Tamar Diesendruck: The Grief That Does Not Speak

Published in Discography, Music Incubator

Tamar Diesendruck: The Grief That Does Not Speak

 

1. Being as How (19:07)
Callithumpian Consort, Stephen Drury cond.

2. 8 —-> ∞ (eight tends toward infinity) (15:03)
New England Conservatory Cello Ensemble, Alan Fletcher cond.

3. the grief that does not speak (23:23)
Furious Band, Roger Zahab cond.

4. What of the How X 6 (15:12)
Firebird Ensemble

 

Being as How was written for the San Francisco Contemporary Music Players and Dinosaur Annex and premiered April 3, 1995 in San Francisco.

8——>∞ (eight tends toward infinity) was premiered by the New England Conservatory Cello Ensemble on March 5, 1996, Alan Fletcher conducting, in Boston.

the grief that does not speak was written for the Phantom Arts Ensemble and premiered by them on March 22, 1997, Andrew Rindfleisch conducting, in Waltham, MA

The What of the How X 6 was commissioned by the Fromm Foundation for the New Millenium Ensemble and premiered by them April 19, 1998 in New York City.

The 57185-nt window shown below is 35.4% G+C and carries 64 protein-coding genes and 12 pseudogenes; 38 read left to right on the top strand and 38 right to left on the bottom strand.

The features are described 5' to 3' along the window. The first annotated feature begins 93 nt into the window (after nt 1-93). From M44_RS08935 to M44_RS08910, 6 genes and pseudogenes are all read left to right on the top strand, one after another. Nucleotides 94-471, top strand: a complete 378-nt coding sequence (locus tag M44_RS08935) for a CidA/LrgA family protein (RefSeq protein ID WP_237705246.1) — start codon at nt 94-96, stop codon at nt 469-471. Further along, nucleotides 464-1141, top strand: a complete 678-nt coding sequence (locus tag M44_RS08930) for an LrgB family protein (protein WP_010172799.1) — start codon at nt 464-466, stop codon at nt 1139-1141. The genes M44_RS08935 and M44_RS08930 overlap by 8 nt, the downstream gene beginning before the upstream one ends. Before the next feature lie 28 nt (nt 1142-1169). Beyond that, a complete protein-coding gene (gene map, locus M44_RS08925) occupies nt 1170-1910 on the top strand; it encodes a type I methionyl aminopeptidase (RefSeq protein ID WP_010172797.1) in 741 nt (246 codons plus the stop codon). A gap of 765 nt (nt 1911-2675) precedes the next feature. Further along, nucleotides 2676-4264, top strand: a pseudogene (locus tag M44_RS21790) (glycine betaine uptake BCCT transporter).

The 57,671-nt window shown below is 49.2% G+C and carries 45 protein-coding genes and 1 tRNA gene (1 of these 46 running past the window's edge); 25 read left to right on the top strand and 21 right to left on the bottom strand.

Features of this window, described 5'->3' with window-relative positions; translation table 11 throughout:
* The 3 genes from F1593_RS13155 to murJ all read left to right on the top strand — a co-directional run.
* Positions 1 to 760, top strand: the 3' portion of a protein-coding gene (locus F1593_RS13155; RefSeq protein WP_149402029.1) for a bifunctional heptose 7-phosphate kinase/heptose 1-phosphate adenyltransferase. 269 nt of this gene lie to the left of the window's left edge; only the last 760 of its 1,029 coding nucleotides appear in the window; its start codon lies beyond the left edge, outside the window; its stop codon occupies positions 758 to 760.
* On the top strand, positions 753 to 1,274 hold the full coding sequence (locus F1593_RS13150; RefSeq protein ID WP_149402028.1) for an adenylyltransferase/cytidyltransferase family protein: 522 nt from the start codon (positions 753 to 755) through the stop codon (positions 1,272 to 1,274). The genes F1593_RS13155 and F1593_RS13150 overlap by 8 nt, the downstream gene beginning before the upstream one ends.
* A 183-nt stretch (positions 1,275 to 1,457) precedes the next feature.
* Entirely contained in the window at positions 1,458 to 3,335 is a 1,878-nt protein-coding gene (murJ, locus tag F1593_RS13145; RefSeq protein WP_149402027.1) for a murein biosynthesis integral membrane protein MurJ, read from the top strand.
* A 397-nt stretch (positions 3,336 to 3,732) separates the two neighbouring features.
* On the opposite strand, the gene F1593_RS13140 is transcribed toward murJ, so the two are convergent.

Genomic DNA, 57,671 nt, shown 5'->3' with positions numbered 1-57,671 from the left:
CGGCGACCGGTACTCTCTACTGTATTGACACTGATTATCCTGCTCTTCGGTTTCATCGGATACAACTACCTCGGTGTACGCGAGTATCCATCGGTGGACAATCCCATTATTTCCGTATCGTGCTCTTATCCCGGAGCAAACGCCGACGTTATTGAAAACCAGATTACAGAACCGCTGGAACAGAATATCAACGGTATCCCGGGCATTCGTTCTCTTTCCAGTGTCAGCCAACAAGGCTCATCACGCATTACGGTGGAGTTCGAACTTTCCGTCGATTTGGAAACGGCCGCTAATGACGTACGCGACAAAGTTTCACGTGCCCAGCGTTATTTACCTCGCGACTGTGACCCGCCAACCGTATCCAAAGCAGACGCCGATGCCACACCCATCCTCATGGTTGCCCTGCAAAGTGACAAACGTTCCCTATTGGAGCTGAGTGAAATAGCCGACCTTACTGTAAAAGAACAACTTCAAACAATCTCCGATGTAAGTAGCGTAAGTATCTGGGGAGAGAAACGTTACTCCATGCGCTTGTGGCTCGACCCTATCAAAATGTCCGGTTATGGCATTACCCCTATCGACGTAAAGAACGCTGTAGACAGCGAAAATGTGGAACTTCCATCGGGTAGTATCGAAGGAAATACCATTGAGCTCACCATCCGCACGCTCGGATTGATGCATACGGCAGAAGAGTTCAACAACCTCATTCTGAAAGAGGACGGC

Tamar Diesendruck writes virtuosic chamber music, including orchestral, choral, wind ensemble, and vocal works. Her music is often characterized as having a wide range of expression. Her works from the 1990s found common ground between disparate musical cultures, but more recent works avoid references: passages of guided freedom for players are incorporated to produce complex webs and networks of sound. Fashioned from layered fragments of intense individual “utterances” performed simultaneously or bunches of small gestures that resemble each other, varied musical spaces emerge, lines branch and wander, eddies and currents form.

Commissioned by a consortium of ensembles, Diesendruck’s fellowship project, “Variant Scenarios,” will be scored for orchestral winds and percussion. Inspired by the processes of evolutionary biology, the idea of a collection of organisms, populations, and developmental scenarios comes out of a long-standing fascination with creating music of extreme variation from the same “DNA” and an interest in incorporating the multiple versions of compositional elements that emerge in the compositional process.

Diesendruck’s works have been performed by ensembles and soloists in Asia and the Middle East and throughout Europe and the United States. Her honors include a Guggenheim Fellowship, the Rome Prize, commissions from the Fromm Music Foundation and the Koussevitzky Music Foundation, and three awards from the American Academy of Arts and Letters. She earned her MA and PhD from the University of California, Berkeley and her BA from Brandeis University.

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